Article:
Some people had dime novels. Gussie had travel memoirs. Written by women who had cast off tradition and expectation and stepped into places unknown. Women who not only were changed by their experiences but had, in turn, changed the world.

Nellie Bly had proven herself capable and that women were equal to any task. Cordelia Fox had taken all she had learned during her travels, settled in China, and launched one of the country’s first rural teacher training facilities. And Pandita Ramabai Sarasvati . . .

Gabriel MacLean, who had always been called Specs on account of the spectacles he’d worn since early childhood, had sent Gussie a copy of Ramabai’s book a couple of years earlier. It was leather-bound and much underlined, and Gussie loved the story of the Indian woman traveling to England and the United States, telling the world about the terrible plight of widows in her country.

She has earned my highest regard, Specs had written.

After that, Gussie sent him and Catherine clippings of her columns with trepidation, knowing she could never measure up to Ramabai. Knowing her own work lacked in comparison.

She turned her attention back to A Lady’s Journey East. There was no use in thinking on such things. Her columns would likely never change the world, but they changed moments, at least.

A waiter delivered her meal, and she continued to read as she ate, occasionally turning to look out the window and watch as the never-ending plains disappeared into darkness. This was a terrible land. Unforgiving and inflexible. But it tugged at her. She thought that if she threw herself from the train, it would catch her . . . then consume her. And something about that drew her forward until her nose touched the window and she saw past the reflections of the other diners. Saw the shapes and shadows of prairie grass and clumps of stunted trees.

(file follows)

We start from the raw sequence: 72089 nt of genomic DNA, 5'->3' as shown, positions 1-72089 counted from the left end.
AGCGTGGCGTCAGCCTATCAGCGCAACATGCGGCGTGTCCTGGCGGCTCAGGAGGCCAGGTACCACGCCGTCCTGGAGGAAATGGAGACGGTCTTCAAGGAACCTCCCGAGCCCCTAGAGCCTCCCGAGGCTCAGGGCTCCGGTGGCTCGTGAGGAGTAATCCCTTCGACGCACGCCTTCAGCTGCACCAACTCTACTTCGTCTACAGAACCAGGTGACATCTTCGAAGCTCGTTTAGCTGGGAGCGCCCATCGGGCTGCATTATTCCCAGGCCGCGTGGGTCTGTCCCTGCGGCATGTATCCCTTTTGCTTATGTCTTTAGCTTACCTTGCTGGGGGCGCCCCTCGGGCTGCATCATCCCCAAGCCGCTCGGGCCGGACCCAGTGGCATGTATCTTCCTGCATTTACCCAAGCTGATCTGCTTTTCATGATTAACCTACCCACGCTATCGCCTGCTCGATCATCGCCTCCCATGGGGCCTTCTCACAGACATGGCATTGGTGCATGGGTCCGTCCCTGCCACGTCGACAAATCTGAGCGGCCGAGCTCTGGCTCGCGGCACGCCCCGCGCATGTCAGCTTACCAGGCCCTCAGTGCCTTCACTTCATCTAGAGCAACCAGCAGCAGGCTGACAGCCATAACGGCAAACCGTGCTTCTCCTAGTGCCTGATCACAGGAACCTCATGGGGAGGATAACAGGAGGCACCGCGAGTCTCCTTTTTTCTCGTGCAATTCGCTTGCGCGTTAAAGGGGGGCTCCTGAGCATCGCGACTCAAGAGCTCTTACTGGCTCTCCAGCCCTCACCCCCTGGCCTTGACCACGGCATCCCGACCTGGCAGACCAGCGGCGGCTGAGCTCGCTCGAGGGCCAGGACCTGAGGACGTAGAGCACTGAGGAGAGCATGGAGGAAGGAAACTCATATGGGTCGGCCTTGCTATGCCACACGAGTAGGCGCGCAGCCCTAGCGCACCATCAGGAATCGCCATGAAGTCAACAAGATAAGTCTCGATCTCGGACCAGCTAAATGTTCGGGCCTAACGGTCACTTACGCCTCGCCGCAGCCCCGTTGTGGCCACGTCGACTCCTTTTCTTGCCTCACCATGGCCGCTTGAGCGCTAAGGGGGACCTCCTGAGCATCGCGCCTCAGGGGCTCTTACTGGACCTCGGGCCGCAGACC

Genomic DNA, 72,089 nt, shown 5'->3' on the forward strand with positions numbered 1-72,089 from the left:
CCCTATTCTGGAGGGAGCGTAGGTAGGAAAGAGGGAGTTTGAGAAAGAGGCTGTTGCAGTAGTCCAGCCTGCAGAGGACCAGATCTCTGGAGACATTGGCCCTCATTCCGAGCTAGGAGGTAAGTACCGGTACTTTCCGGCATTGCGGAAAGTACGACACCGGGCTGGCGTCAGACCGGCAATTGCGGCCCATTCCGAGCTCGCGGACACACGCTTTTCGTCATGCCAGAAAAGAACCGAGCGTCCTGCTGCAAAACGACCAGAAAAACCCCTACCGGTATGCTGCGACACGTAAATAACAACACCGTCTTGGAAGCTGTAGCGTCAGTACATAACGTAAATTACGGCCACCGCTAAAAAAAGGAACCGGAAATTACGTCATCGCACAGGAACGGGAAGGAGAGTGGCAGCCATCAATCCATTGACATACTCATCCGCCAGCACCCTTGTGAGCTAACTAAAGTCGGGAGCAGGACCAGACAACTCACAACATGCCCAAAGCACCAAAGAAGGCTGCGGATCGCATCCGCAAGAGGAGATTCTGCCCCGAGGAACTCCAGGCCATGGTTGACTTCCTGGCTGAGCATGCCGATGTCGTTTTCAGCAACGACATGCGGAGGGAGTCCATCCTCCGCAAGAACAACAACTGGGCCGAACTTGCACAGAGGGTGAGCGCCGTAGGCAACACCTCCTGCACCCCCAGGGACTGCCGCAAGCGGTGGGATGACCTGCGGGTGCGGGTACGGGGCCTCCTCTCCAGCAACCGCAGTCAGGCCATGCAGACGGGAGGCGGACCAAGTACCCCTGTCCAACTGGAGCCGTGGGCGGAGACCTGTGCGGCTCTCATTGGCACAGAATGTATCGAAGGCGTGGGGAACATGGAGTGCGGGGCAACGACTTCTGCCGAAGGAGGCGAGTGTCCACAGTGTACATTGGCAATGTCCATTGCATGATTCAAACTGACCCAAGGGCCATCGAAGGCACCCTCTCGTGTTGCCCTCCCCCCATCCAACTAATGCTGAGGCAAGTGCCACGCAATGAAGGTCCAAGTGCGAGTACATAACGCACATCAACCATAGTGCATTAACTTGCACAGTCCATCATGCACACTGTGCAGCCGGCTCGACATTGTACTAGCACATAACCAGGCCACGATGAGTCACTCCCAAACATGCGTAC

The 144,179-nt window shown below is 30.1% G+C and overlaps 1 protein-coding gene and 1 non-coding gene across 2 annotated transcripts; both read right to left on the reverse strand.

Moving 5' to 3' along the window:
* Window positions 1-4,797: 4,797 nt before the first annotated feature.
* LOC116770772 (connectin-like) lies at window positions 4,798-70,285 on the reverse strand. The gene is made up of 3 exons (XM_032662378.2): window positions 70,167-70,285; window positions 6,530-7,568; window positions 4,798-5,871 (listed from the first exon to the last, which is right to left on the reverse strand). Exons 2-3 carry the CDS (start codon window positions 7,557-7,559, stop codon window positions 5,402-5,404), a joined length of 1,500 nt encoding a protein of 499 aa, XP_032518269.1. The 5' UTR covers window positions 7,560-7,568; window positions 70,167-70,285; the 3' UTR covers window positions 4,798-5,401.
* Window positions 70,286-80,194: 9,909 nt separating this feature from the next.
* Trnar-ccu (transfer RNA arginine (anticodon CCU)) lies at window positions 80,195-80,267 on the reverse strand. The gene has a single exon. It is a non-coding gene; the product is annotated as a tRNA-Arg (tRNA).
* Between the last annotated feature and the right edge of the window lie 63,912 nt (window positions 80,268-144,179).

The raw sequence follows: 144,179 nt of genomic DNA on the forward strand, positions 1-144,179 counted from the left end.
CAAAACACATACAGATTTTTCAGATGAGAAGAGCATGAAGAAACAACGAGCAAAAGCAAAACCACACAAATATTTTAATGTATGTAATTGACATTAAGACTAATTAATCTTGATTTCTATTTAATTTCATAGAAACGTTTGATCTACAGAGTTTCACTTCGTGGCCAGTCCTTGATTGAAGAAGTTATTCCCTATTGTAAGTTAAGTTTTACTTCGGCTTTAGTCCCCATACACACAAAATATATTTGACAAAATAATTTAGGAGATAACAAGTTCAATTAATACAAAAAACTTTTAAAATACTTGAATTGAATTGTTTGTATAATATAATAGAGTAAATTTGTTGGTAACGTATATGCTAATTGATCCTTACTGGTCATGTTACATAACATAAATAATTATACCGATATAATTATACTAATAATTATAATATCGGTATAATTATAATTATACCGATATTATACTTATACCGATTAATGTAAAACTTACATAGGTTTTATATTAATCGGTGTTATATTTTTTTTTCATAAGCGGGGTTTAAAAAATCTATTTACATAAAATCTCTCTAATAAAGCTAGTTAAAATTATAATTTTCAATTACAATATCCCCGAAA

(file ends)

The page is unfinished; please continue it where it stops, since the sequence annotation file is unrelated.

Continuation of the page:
She could lose herself here. Get off at the next stop and become a product of reinvention. Anyone she wanted to be. Who would she choose? Who was worthy of her thrumming heart? Who deserved the blood pulsing through her veins and throbbing in her ears? Who would measure up to all those female explorers and world changers, pressed together and compounded?” 

About the Author
Kimberly Duffy is Long Island native currently living in Southwest Ohio, via six months in India. When she's not homeschooling her four kids, she writes historical fiction that takes her readers back in time and across oceans. She loves trips that require a passport, recipe books, and practicing kissing scenes with her husband of twenty years. He doesn't mind.

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Follow the Tour

Nov 01 Heidi Reads...
Nov 01 Austenprose
Nov 02 The Caffeinated Bibliophile
Nov 02 A Darn Good Read
Nov 02 Reading with Emily
Nov 03 A Bookish Way of Life
Nov 03 Bookfoolery
Nov 03 All-of-a-Kind Mom
Nov 04 Between the Lines Books ‘n’ Stuff
Nov 04 Library of Clean Reads
Nov 04 Wishful Endings
Nov 05 Captivated Reading
Nov 05 Laura’s Reviews
Nov 06 My Bookish Bliss
Nov 06 Beauty in the Binding
Nov 07 Encouraging Words from the Tea Queen
Nov 08 Novels Alive
Nov 08 Bookworm Lisa
Nov 09 Nurse Bookie
Nov 10 Our Book Confessions
Nov 10 Literary Time Out
Nov 11 Chicks, Rogues and Scandals
Nov 11 Storeybook Reviews
Nov 11 Life of Literature
Nov 11 Among the Reads
Nov 12 Books and Socks Rock
Nov 13 Silver’s Reviews
Nov 13 Reading Is My Superpower
Nov 14 Literary Quicksand